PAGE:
Chapter seven is the third in the series and is my answer to the question: Is practice necessary? The article deals with this on three levels –body, mind and awakening.
Chapter eight is the last in this series which deals with the problem of identifying oneself as seeker, or practitioner. It also highlights the essential meaningless of labels that attempt to categorize human beings, and deals with the pitfalls of ‘reading meaning into things that have no meaning’.
Chapter nine is a dialogue between myself and Hanumandass which resulted from my answering his blogged question: ‘how to apply nondual Awareness to the external world?’ The gist of my answer was that one does not (need to) apply this in the normal way, for once one awakens then this changes one’s relations with, and interaction in, the external world for the better. To back this up I sent him a poem on the subject - Awakening is Immensely Practical – which had a profound effect.
Chapter ten is an attempt at a logical proof of the assertion that ‘I am Awareness’. It gives a set of premises to back this up and also presents the proof in the Aristotelian format – premise one, premise two, conclusion.
Chapter eleven is a dialogue between myself and a reader of Beyond The Separate Self who greatly appreciated the book but was still continually overcome by memories and negative thought patterns.
Chapter twelve was written for a website called ‘The Awakened Eye’ www.theawkenedeye.com which is dedicated to the visual arts created by those who have had some degree of awakening, and also to the fact that creating artworks can foster this awakening. It deals with the general subject of ‘Awareness and Creativity’.
Chapter thirteen is my response to a critic who questioned the fact that awakening was freely available to those who were prepared to investigate reality for themselves, and who also asserted that one had to renounce the world of form to achieve peace (by awakening).
Chapter fourteen is a dialogue with a reader of A Light Unto Your Self which concerns viewing one’s negative emotions from (identifying with) pure Awareness, how to allow the old thought patterns (that create these) to just come and go without buying into them. It also considers the fact that as one awakens one’s emotions gradually change, allowing for the enjoyment of the positive ones whilst letting the negative ones go.
Chapter fifteen is a dialogue with a German professor who had enjoyed a first awakening but was unsure of its veracity. So he asked a series of questions concerning the link between (identifying as) Awareness and awakening.
Chapter sixteen is a poem I wrote in praise of (Universal) Consciousness in its two modes – at rest as Awareness- and in motion as cosmic energy (manifestation). In Hindu mythology the first of these is denoted by Siva and the second by Sakti.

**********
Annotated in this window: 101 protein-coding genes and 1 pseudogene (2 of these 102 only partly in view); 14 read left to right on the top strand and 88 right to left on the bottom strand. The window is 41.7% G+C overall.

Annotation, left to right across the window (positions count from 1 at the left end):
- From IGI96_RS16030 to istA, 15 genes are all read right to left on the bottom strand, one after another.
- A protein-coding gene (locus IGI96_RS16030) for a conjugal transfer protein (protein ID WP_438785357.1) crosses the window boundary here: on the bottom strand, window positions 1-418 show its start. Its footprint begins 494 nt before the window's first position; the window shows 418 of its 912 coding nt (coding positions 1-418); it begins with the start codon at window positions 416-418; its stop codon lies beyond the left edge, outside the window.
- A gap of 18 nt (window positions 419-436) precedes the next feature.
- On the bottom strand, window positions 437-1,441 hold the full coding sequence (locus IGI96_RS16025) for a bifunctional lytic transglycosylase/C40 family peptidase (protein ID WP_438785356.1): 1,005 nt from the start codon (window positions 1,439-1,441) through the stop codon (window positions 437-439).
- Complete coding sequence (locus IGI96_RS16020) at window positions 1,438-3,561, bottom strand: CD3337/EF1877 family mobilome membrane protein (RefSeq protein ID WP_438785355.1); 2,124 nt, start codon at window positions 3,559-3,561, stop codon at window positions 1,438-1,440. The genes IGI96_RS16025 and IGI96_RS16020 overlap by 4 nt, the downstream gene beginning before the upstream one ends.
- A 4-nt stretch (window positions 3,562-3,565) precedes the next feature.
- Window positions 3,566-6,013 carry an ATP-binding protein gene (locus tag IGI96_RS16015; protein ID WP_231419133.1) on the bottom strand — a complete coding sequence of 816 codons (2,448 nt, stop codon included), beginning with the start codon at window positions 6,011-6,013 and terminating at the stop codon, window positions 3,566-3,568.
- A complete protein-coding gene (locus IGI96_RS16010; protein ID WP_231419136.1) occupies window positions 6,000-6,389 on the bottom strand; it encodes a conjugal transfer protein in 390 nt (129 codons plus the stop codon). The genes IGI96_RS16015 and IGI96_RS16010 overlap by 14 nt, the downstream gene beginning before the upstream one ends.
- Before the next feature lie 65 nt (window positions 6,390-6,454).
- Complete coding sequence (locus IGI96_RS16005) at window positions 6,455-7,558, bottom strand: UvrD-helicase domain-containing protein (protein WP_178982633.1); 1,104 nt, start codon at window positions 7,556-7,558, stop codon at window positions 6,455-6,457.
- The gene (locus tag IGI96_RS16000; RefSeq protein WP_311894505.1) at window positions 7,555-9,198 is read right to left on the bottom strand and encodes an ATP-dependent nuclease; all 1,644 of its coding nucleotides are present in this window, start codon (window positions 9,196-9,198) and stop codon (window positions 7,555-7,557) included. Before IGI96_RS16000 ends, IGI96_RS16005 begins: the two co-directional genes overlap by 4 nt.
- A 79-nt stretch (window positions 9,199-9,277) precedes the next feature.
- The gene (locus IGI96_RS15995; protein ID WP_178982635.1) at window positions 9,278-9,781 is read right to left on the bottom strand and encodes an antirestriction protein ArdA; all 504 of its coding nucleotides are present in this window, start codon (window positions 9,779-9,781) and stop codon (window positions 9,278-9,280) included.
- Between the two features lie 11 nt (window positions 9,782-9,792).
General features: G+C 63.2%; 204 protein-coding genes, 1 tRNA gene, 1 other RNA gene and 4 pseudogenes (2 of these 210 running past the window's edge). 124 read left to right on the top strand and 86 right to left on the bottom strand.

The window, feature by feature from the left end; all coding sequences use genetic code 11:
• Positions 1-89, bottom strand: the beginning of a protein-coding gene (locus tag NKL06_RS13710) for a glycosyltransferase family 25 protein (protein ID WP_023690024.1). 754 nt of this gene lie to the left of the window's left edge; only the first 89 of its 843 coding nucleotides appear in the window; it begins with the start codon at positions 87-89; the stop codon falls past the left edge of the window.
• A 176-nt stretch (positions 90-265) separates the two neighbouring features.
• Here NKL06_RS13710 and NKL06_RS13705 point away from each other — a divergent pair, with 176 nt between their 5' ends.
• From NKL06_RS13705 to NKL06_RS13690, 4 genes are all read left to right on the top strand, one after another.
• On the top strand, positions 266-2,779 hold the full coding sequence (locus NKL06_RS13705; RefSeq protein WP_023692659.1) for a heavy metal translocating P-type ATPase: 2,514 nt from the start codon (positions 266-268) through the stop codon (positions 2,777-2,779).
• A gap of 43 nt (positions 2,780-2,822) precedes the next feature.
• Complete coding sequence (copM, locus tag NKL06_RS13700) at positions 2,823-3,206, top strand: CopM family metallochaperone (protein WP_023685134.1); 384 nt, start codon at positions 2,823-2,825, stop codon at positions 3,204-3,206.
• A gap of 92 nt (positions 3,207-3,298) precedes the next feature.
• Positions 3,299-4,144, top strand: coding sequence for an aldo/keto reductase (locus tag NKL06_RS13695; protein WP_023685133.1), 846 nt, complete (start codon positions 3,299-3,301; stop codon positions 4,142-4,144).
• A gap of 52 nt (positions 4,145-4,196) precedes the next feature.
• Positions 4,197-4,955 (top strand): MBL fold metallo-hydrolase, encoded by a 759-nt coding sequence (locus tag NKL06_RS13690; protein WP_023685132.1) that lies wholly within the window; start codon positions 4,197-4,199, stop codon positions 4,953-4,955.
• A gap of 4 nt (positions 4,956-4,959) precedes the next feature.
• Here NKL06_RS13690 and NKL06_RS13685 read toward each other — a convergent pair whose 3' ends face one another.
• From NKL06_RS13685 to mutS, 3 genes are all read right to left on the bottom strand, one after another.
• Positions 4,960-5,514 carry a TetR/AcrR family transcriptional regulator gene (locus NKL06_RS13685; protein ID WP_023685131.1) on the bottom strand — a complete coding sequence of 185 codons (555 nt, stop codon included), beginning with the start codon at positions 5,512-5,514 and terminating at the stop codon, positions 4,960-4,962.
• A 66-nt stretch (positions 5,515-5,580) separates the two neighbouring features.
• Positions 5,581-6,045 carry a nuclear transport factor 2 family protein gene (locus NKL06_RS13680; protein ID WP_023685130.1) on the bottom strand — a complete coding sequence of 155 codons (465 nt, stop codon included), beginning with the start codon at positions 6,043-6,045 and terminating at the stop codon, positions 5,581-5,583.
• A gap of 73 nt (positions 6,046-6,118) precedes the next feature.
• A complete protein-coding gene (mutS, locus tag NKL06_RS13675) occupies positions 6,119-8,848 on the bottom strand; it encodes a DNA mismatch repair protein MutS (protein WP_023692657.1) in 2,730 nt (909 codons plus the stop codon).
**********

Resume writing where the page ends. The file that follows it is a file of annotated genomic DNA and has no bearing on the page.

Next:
Chapter seventeen consists of my answers to a set of questions posed by Jerry Katz, my first e-book publisher, who was writing a book on ‘Life After Awakening’.
Chapter eighteen deals with ‘the universe and consciousness’ from a scientific point of view and attempts to show how this agrees with the model of nonduality: that there is only consciousness existing in two states - still, as Awareness, and in motion, as energy.
Chapter nineteen considers whether ‘sitting meditation’, which entails concentration on a mantra, or a symbol, or the breath is of any use in achieving freedom. Or, whether it is counter-productive as it posits something (in the future) to achieve when the concentration deepens, thus positing that freedom is not already here. Whereas, freedom is always ‘here and now’ just requiring the recognition of its presence.
Chapter twenty reflects on ‘good and evil’ and attempts to show that they both stem from the same motivation, that of becoming happy, or fulfilled. Their outward expression varies depending on the state of comparative ‘awakening’ exhibited by the doer.
Chapter twenty-one asks the question of whether a Guru, in the traditional sense, is necessary on the path of Jnana-Yoga (knowledge) or self-inquiry.
Chapter twenty-two attempts to show that ‘Love’ can be defined as the state of ‘No Separation’ between the lover and the beloved.
Chapter twenty-three is an exercise using the body/mind as an instrument through which the lover – consciousness at rest, pure awareness – and the beloved – consciousness in motion, the manifestation – can ‘know’ and love each other.
Chapter twenty-four posits that the realization of the Absolute, by investigation of experience, leads to nirvana. Or you could say that nirvana is synonymous with being totally identified as, and with, Awareness - The Absolute Reality.
Chapter twenty-five considers how two nondual perspectives, Buddhism and Advaita Vedanta, through the Upanishads, reflect and inform one another.
Order ... Awakening and Beyond, by Colin Drake: